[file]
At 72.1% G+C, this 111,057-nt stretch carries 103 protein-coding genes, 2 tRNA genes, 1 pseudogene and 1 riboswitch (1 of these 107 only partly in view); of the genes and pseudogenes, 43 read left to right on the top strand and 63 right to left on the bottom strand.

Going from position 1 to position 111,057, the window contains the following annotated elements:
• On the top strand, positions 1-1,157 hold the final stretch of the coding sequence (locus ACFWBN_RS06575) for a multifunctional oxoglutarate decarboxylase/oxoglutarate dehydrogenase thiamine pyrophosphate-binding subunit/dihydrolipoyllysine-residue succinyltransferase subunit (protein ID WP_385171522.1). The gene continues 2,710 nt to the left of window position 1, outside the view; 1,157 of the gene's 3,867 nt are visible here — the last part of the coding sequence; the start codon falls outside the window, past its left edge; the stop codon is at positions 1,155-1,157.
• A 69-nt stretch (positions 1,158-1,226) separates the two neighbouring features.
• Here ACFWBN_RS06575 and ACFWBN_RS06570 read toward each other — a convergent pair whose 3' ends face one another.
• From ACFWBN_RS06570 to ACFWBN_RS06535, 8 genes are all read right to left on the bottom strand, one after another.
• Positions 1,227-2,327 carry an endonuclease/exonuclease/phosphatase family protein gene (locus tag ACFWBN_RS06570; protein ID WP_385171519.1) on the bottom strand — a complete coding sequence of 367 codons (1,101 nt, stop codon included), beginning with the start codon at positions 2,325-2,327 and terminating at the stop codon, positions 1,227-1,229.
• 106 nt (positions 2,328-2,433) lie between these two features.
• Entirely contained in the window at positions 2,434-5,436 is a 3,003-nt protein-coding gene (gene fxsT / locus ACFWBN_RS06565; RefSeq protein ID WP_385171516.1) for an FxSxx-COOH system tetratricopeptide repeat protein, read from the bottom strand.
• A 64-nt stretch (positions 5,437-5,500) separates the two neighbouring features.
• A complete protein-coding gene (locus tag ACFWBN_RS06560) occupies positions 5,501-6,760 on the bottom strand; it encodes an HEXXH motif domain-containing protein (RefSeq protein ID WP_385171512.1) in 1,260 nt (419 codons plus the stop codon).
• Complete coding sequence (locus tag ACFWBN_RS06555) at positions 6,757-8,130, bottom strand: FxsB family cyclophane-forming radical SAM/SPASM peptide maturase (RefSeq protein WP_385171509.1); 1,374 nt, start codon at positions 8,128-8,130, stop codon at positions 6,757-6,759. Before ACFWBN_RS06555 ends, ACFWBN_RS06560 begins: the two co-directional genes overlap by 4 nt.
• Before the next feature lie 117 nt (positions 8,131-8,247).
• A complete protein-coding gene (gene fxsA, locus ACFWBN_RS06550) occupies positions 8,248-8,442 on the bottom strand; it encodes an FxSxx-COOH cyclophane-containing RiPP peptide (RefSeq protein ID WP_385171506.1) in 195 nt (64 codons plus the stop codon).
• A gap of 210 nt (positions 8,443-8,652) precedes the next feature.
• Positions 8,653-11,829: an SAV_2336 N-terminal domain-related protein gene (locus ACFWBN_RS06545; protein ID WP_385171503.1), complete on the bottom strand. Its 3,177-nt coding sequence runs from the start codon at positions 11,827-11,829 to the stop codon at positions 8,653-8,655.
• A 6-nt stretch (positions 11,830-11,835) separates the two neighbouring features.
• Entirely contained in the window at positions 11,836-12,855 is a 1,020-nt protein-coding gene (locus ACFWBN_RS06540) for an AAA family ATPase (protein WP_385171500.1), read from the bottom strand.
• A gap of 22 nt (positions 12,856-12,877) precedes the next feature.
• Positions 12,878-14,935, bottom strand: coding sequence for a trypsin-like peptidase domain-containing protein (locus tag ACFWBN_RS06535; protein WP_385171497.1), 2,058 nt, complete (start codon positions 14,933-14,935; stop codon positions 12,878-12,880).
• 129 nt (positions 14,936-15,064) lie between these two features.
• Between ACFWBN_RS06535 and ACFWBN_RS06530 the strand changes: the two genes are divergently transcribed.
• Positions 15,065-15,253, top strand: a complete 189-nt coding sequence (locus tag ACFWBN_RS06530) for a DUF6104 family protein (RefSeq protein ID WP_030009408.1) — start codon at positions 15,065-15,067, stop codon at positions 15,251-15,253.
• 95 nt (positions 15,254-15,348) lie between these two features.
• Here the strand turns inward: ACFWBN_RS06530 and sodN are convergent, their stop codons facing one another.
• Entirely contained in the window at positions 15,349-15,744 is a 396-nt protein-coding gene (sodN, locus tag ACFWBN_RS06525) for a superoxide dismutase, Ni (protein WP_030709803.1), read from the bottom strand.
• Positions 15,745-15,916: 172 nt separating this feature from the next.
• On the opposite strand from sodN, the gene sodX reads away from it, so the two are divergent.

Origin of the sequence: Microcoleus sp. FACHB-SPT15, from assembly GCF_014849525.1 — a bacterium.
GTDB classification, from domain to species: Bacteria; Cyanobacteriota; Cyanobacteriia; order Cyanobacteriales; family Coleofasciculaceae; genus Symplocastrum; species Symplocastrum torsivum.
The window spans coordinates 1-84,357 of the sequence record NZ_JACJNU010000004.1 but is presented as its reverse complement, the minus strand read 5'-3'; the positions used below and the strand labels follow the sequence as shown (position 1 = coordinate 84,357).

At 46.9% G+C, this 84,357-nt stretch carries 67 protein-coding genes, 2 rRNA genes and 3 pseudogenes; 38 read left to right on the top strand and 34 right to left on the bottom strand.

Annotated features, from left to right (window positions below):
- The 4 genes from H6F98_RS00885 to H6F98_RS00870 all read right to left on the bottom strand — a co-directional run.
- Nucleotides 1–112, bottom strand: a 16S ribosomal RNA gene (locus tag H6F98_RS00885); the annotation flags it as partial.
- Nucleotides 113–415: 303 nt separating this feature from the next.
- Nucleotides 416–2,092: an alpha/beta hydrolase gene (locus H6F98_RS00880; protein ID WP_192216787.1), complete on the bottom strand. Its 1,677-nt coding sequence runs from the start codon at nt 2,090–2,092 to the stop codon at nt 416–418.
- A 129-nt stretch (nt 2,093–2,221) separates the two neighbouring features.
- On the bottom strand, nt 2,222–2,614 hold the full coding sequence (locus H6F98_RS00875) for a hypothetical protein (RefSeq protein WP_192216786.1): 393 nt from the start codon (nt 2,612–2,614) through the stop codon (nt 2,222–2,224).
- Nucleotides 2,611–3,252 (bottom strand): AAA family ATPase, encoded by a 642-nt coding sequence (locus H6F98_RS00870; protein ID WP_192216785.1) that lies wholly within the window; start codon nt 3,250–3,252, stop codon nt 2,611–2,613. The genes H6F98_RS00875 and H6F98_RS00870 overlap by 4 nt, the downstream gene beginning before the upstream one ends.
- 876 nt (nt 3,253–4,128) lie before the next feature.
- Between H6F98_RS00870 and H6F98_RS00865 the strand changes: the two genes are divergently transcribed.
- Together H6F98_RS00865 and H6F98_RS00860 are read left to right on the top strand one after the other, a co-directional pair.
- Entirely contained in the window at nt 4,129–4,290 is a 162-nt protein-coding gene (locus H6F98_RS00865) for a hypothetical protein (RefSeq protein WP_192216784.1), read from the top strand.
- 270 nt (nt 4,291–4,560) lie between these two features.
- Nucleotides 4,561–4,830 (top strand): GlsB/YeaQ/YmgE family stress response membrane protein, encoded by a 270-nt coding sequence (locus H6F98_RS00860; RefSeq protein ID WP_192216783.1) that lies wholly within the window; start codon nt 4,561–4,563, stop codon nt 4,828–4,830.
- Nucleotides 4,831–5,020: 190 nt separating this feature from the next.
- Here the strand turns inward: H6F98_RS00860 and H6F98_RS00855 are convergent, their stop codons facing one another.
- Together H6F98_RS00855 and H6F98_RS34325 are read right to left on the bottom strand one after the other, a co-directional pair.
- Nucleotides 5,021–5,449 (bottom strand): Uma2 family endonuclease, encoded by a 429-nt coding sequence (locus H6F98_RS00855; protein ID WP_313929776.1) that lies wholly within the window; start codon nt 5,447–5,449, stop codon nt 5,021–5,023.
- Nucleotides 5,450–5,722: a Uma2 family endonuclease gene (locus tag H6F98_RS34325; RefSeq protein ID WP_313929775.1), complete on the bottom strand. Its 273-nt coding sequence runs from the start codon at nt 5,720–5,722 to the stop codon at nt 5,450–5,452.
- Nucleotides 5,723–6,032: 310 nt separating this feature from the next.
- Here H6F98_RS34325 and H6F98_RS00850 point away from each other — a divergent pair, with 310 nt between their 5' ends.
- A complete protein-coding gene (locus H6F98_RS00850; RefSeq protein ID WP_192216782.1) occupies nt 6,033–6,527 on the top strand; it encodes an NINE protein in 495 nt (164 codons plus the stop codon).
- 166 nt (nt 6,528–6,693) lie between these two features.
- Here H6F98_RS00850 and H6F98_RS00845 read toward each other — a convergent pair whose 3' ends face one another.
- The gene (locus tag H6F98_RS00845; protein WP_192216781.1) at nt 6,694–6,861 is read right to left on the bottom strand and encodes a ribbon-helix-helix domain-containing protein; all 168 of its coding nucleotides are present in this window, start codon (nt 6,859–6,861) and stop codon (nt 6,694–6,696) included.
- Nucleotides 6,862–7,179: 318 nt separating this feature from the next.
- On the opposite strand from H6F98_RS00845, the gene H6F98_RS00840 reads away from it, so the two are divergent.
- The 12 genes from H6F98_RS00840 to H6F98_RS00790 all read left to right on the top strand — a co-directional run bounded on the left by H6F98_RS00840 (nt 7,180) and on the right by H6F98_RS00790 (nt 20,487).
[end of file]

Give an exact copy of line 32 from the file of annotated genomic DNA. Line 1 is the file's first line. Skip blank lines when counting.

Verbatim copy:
At 46.9% G+C, this 84,357-nt stretch carries 67 protein-coding genes, 2 rRNA genes and 3 pseudogenes; 38 read left to right on the top strand and 34 right to left on the bottom strand.